If nothing else Woman’s Day is worth a moment of reflection… what do you think??
Reply to this blog with your opinion and you stand to win a high tea for you and your friend or any special woman in your life (this competition is open to men, because when we respect both genders the world is a better place).
A rather poorly read critic visited our lodge last year and complained that the reading material was rather heavy. For those who find Giles comics heavy this may be so - or perhaps it was the research work on FOSATU, written by a wonderful woman, that caught her eye. I doubt the lovely book of SASOL Birds donated by the delightful and ebullient Kate Turkington could be called “heavy”. Perhaps she was referring to the "heavy" Roberts Bird Book. In any event, this blog may exact the same criticism so if you are not in a thinking mood, read no further.
If nothing else Woman’s Day is worth a moment of reflection… what do you think?
I recently sent my bank manager a request to complete a banking transaction on my behalf. It required her input. The transaction was from my account. For the record, I am a woman. For the record, my lovely and efficient banker is a woman. She confirmed she would complete the request but replied via email to my husband who, for the record, is a man! So often women make assumptions about women and get in the way of other women’s success. What is it with us women? And why did my banker assume she should alert my husband to transactions from my bank account? For the record, and to his credit, he took umbrage and alerted our bank manager to her rather gendered gaffe.
In spite of progress, there are still dreadful abuses against women. It is alleged that there are currently millions of women around the world in some form of slavery and countless numbers are trafficked each year. Annually, tens of thousands of women are murdered in honour killings. Women bear the burdens of wars most often created by men - there is not equality between the genders but in many countries there is an attempt to redress the inequality - it is after all one of the tenets of the Declaration of Human Rights that there is equality between men and women. Part of Article 2 Of the Universal Declaration of Human Rights states that: Everyone is entitled to all the rights and freedoms set forth in this Declaration, without distinction of any kind, such as race, colour, sex, language, religion, political or other opinion, national or social origin, property, birth or other status.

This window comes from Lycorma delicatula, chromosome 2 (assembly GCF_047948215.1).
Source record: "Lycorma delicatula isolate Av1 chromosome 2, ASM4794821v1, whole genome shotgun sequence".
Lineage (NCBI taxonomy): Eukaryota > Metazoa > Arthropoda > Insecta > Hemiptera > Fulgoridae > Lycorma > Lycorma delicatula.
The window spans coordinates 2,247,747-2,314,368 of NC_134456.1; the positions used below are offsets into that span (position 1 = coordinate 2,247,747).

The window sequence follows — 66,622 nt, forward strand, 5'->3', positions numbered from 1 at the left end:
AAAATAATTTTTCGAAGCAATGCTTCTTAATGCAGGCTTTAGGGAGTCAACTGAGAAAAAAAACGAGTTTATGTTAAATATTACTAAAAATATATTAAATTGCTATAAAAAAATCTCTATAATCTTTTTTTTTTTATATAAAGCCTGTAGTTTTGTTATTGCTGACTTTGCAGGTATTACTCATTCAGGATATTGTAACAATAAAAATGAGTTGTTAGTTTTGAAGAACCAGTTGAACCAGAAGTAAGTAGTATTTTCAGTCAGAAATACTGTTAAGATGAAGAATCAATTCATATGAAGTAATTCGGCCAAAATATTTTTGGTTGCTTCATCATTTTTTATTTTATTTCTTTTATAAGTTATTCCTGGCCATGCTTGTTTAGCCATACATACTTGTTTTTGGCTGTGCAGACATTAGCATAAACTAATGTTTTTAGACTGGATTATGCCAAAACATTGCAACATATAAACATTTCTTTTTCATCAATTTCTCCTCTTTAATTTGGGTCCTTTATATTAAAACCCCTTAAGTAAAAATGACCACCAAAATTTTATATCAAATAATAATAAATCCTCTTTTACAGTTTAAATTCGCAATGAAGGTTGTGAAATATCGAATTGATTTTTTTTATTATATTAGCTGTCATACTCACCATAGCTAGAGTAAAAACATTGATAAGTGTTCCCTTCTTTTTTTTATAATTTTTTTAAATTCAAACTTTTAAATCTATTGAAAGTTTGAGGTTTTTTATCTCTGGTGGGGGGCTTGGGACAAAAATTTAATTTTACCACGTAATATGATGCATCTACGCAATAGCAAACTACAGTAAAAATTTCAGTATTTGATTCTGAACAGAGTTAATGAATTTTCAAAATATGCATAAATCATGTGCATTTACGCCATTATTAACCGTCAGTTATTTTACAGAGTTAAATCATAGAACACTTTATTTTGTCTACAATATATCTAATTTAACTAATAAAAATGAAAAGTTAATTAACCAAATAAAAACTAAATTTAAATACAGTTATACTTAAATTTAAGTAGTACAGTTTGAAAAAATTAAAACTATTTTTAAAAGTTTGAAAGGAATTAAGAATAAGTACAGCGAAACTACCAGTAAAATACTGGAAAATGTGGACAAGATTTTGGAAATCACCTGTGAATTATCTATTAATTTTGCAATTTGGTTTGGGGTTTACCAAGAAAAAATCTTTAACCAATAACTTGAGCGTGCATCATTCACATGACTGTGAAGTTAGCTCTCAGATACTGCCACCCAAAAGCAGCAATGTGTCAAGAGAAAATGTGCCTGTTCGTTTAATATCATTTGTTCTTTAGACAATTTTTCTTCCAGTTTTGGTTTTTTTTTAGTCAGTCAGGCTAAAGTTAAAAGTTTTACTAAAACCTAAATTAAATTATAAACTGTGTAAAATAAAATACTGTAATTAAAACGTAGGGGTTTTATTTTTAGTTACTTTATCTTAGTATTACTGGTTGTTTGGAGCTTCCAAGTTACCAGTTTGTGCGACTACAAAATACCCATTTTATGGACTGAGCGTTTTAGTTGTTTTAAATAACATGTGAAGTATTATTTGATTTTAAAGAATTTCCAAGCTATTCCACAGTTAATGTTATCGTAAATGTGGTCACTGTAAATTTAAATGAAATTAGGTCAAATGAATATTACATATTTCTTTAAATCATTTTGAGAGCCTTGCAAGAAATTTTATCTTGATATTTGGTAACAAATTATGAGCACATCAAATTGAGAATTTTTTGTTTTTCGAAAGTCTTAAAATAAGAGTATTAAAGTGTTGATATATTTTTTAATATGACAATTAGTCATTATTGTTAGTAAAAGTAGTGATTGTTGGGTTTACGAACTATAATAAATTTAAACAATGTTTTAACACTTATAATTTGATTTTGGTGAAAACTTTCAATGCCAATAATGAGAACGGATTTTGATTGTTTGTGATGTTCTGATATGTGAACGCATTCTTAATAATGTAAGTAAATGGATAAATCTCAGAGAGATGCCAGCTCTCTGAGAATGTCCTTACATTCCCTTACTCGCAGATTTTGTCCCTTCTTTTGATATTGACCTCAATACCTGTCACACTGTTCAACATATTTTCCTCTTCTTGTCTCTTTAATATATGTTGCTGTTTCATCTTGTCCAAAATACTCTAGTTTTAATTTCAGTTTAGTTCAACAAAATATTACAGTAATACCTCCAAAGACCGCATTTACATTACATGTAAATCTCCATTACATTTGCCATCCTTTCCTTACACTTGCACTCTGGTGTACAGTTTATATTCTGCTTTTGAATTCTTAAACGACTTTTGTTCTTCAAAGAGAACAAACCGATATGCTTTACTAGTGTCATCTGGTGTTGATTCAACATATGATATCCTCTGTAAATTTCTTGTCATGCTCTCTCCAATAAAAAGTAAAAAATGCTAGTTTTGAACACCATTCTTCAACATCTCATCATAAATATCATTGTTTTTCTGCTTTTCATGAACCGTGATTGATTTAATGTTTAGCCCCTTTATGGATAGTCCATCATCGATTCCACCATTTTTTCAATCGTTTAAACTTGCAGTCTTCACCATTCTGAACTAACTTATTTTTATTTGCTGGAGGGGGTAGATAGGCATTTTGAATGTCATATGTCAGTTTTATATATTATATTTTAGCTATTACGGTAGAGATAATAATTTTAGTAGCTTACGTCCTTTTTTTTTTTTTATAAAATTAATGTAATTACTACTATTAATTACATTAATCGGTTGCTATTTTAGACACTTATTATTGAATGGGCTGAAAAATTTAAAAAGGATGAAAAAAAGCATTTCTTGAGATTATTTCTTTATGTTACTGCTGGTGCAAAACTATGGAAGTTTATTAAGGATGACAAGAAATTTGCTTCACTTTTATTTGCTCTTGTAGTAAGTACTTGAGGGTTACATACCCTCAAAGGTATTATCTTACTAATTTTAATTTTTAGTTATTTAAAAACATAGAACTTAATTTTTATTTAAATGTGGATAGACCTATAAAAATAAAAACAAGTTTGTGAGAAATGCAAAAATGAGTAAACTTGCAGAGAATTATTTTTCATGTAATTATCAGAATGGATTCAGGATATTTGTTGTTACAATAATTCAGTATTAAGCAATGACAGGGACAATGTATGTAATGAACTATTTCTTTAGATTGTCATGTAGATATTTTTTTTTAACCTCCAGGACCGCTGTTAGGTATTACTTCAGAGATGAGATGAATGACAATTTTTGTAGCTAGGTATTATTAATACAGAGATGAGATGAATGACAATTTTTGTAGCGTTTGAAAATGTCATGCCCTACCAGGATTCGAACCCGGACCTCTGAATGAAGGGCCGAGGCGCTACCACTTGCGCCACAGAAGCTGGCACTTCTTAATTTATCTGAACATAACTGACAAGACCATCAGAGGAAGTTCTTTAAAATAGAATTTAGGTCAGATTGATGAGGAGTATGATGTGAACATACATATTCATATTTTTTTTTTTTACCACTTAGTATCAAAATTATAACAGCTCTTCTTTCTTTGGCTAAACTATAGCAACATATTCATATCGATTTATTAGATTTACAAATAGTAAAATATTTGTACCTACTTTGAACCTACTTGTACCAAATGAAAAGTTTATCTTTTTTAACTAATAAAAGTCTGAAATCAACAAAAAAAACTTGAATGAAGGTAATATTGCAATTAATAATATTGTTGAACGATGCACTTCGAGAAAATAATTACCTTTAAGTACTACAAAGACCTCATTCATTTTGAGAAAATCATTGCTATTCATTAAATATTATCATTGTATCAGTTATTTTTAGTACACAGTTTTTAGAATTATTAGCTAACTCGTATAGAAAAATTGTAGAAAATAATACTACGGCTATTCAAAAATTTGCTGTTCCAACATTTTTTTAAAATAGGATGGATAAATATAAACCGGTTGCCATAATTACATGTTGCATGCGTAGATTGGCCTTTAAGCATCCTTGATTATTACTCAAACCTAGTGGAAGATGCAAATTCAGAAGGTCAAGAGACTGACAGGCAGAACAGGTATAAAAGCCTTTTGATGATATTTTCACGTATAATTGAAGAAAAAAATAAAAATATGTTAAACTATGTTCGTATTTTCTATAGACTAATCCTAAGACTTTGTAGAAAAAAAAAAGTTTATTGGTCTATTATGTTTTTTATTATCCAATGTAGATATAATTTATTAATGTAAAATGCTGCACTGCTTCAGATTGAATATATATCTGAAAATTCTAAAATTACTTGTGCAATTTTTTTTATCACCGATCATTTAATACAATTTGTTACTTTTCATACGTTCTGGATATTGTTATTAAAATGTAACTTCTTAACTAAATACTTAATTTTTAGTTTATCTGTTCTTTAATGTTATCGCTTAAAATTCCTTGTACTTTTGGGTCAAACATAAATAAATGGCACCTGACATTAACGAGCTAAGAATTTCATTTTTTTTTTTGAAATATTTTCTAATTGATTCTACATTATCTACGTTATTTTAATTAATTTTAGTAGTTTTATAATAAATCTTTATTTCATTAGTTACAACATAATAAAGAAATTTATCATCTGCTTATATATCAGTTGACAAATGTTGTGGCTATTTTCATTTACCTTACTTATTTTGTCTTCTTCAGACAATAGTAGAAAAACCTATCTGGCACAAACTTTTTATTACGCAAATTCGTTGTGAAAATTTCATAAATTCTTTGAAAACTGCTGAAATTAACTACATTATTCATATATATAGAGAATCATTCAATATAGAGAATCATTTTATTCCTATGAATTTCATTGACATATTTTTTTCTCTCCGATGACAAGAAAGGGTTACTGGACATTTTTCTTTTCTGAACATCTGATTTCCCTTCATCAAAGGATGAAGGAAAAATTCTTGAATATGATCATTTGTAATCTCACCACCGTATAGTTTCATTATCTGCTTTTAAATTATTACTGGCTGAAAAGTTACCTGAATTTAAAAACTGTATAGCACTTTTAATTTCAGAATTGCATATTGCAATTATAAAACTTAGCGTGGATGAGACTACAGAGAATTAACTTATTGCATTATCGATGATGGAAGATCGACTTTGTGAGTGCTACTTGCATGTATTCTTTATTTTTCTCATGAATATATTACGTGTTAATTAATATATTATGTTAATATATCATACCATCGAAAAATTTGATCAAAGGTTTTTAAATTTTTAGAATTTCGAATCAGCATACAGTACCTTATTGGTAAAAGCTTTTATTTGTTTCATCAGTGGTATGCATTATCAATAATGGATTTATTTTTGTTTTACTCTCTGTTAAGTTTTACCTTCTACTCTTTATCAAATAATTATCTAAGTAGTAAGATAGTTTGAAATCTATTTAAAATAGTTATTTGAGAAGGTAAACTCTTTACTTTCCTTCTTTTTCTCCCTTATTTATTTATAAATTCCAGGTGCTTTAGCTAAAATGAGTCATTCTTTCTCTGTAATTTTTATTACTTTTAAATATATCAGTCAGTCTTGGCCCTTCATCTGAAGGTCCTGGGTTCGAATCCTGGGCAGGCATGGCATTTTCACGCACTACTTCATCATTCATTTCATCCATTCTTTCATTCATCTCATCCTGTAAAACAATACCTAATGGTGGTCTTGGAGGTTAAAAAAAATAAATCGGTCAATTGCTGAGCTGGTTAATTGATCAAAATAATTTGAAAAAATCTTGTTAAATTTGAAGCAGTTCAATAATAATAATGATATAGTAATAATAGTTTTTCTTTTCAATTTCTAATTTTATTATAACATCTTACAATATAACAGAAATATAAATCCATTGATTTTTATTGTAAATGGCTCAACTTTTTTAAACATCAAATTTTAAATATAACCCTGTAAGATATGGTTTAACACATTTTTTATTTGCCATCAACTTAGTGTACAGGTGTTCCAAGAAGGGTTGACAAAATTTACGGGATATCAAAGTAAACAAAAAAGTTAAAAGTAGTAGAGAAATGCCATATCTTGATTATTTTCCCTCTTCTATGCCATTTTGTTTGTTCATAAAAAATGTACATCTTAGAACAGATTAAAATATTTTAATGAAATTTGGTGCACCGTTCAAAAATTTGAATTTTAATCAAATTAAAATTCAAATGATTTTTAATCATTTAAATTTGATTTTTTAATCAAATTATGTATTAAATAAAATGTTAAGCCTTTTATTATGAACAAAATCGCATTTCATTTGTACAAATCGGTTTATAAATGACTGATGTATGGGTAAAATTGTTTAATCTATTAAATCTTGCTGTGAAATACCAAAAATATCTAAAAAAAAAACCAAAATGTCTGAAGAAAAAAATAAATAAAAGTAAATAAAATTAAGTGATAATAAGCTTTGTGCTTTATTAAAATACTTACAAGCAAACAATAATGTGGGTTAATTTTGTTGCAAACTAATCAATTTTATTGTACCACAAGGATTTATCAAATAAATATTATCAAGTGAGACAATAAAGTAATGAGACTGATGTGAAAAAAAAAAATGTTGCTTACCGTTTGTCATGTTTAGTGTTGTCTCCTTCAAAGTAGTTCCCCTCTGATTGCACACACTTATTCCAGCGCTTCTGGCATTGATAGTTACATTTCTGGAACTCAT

Bearing all the above comments in mind, as we celebrate Woman’s Month, I challenge liberated women to be mindful of other women and to be enablers of other women’s progress. In a meeting last month, a colleague of mine was saddened to see that a man was promoted above a woman of equal if not better capabilities because a previous incumbent, a woman, had been poor in the position. That she was not good in her job was not ascribed to her personality but rather to her gender, and so it was decided that her successor must be a man! When men fail in their jobs we don’t hear the blame being laid at the door of gender; we lay the blame of failure where it belongs: the failure of ability; the failure of character; the failure to work hard. When a woman fails it is often ascribed to the fact that she is a woman! When a woman loses her temper it is rarely because she has the right to be angry. Instead, the blame is laid at the door of hormones. When a man loses his temper, it is often simply because he is exerting his authority…
All women and men who can, should fight for women everywhere to have options and choices in their lives. These include choices about marriage and childbirth; choices about their belief system and choices that allow them to live better lives. Where we think we have made huge progress, it is in those spaces that strong women must now stand up for other women. Women in positions that allow them to be change agents should avoid protecting their own success by putting other women down; rather women should be striving to build up other women so that the fabric of our society gets stronger and healthier and better.
Budmarsh salutes all women who try to make the world a kinder, better, safer place.
The competition closes on 31 August 2012 and the winner announced during September.